The second question, therefore, is what information did the Executive have before them when they made that decision?  Since we last met the Committee, we have received a paper from the Government Actuary's Department estimating how it came to the now legendary £262 million a year figure.  There is a serious flaw with that on two levels.  One is the actual calculation, and Martin Toal may shed some more light on it because it was based on one scheme — the health scheme — and extrapolating it out.  There are problems when you try to extrapolate that.

Mr Mitchel McLaughlin: It was very well described.

Mr O'Farrell: I am glad that the Committee is clear on that.  A second concern, which arose during negotiations, was how much information the Executive had when they decided to proceed.  If their decision was based on a flawed prospectus, the complication is that the Executive have decided to proceed with it, so we are going to proceed with it.  That is the catch-22 that we are in at this stage in negotiations, and it is a major problem.  Therefore, the Committee should examine the case for introducing this legislation lock, stock and barrel.  It is an issue on which a degree of railroading is going on.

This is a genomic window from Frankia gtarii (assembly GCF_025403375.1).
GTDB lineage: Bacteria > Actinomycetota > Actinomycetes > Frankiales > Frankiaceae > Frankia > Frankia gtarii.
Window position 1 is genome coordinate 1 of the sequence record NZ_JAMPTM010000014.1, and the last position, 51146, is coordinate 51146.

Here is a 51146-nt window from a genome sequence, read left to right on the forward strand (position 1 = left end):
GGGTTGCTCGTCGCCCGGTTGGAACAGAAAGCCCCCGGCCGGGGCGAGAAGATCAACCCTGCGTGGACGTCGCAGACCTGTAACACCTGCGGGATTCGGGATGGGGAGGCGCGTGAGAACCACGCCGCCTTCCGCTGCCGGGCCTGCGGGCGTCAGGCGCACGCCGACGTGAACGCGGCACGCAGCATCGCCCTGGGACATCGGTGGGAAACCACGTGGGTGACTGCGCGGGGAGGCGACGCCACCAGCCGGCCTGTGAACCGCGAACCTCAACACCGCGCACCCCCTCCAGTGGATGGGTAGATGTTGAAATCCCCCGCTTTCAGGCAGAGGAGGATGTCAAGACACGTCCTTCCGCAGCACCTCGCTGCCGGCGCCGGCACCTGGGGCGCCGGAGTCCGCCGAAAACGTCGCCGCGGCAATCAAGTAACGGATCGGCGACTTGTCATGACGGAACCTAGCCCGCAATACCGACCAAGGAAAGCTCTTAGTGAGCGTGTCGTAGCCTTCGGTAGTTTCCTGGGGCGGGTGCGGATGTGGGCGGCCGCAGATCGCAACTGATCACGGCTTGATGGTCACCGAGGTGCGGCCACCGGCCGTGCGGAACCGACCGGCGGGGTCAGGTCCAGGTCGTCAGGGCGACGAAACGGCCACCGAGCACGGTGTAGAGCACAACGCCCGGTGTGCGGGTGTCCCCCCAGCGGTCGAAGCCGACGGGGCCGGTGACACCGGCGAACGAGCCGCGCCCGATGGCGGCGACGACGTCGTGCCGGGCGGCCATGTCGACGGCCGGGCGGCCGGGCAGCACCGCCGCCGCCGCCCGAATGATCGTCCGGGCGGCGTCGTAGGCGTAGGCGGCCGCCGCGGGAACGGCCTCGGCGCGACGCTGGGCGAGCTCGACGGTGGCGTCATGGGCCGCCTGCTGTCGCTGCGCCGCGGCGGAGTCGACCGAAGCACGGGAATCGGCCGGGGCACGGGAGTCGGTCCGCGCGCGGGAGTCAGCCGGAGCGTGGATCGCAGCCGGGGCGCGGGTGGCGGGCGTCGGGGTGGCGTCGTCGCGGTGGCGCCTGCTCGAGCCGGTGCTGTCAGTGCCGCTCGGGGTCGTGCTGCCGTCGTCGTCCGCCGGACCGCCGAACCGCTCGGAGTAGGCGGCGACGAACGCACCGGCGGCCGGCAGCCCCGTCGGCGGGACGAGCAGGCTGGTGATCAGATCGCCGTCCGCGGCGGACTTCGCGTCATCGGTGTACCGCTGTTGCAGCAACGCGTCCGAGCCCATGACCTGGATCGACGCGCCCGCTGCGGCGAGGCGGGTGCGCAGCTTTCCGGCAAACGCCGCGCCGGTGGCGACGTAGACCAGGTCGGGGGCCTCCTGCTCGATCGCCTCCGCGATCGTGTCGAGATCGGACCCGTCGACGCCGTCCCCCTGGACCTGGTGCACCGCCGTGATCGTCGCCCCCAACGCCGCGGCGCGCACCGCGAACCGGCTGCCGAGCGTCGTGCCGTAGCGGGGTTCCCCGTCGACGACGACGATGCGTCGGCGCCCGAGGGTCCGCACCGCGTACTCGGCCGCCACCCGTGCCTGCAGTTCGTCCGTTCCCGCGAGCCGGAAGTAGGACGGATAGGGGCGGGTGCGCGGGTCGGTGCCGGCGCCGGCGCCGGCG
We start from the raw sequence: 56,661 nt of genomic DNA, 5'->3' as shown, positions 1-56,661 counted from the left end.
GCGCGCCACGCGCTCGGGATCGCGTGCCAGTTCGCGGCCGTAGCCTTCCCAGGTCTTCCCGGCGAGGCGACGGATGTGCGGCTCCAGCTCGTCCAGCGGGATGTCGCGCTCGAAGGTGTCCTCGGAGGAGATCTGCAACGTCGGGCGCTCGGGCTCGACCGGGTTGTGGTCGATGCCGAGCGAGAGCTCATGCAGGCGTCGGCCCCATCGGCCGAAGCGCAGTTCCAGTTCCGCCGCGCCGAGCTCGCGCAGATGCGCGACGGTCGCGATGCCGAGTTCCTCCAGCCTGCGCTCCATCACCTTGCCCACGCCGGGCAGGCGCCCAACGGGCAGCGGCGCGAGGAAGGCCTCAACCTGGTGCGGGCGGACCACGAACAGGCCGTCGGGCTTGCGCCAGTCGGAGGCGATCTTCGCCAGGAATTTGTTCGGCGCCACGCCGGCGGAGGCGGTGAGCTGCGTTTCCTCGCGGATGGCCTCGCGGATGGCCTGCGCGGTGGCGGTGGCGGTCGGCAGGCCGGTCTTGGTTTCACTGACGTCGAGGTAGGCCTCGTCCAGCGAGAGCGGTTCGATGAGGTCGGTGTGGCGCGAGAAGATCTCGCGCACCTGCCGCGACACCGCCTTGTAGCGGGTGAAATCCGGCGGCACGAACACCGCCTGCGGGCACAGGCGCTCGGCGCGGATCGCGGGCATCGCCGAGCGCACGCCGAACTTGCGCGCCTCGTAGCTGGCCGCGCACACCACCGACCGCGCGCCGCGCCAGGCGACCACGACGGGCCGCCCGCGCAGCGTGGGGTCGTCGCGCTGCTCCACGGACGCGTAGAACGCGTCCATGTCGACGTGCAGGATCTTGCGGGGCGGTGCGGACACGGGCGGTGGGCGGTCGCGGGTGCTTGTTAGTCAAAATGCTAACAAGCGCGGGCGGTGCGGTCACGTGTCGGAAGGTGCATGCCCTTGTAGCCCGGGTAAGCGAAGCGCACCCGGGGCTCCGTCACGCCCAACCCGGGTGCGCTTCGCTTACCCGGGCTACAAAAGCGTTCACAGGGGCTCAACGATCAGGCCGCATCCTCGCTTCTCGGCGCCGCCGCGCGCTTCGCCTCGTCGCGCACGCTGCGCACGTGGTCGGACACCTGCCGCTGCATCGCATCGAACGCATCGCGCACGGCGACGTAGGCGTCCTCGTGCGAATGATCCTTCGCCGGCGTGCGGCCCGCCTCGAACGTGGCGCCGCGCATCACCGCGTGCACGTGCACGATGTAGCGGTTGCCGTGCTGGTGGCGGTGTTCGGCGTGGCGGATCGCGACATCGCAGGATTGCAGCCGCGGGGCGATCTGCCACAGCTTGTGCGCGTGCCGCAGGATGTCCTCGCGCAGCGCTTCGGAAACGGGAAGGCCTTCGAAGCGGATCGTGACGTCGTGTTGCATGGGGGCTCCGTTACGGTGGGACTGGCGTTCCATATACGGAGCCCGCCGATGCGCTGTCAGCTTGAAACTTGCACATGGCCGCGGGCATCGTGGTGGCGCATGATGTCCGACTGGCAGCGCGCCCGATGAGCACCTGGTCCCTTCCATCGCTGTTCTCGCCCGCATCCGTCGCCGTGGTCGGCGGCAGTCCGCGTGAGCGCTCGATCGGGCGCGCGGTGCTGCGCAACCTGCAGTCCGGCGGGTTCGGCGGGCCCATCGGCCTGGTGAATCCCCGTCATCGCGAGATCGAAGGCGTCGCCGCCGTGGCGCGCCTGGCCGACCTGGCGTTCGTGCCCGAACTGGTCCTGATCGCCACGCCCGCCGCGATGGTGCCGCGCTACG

As Bumper said, NILGOSC is now looking at regulations, which, to put it politely, is jumping the gun a little.  Our concern is that the Committee, the Assembly that you are all elected to, the Executive and the 250,000 people who will be directly affected by this are being railroaded based on inadequate information.  The Committee has a role in taking a very strong look at the primary legislation as it goes through the Assembly.  However, the secondary legislation — the regulations — are of key importance.

Mr Graham: You mentioned the cost.  John has dealt with the fiction that is the £262 million figure.  It goes back to the point that I made about the impact on youth unemployment.  Youth unemployment is costing Northern Ireland £300 million.  If we can open some job opportunities to young people, there will be a saving on the £300 million.  As it says in the quarterly report, and we will provide it to you, there is not just the immediate £300 million cost as a consequence of youth unemployment.  You will find that if people do move into employment, it is short-term and poorer-paid employment, and there is a wage scar that lasts 20 or 30 years. 

I accept your point.  This is an imperfect place, particularly because of the way in which the funding aspect is dealt with.  We are constantly being asked the question:  "what are you going to take from x to give to y?".  Here is an example of where there is an opportunity not to give up anything from people's existing pension rights but to create labour market opportunities for young people.  Youth unemployment in Northern Ireland is one of the greatest issues that we have to face.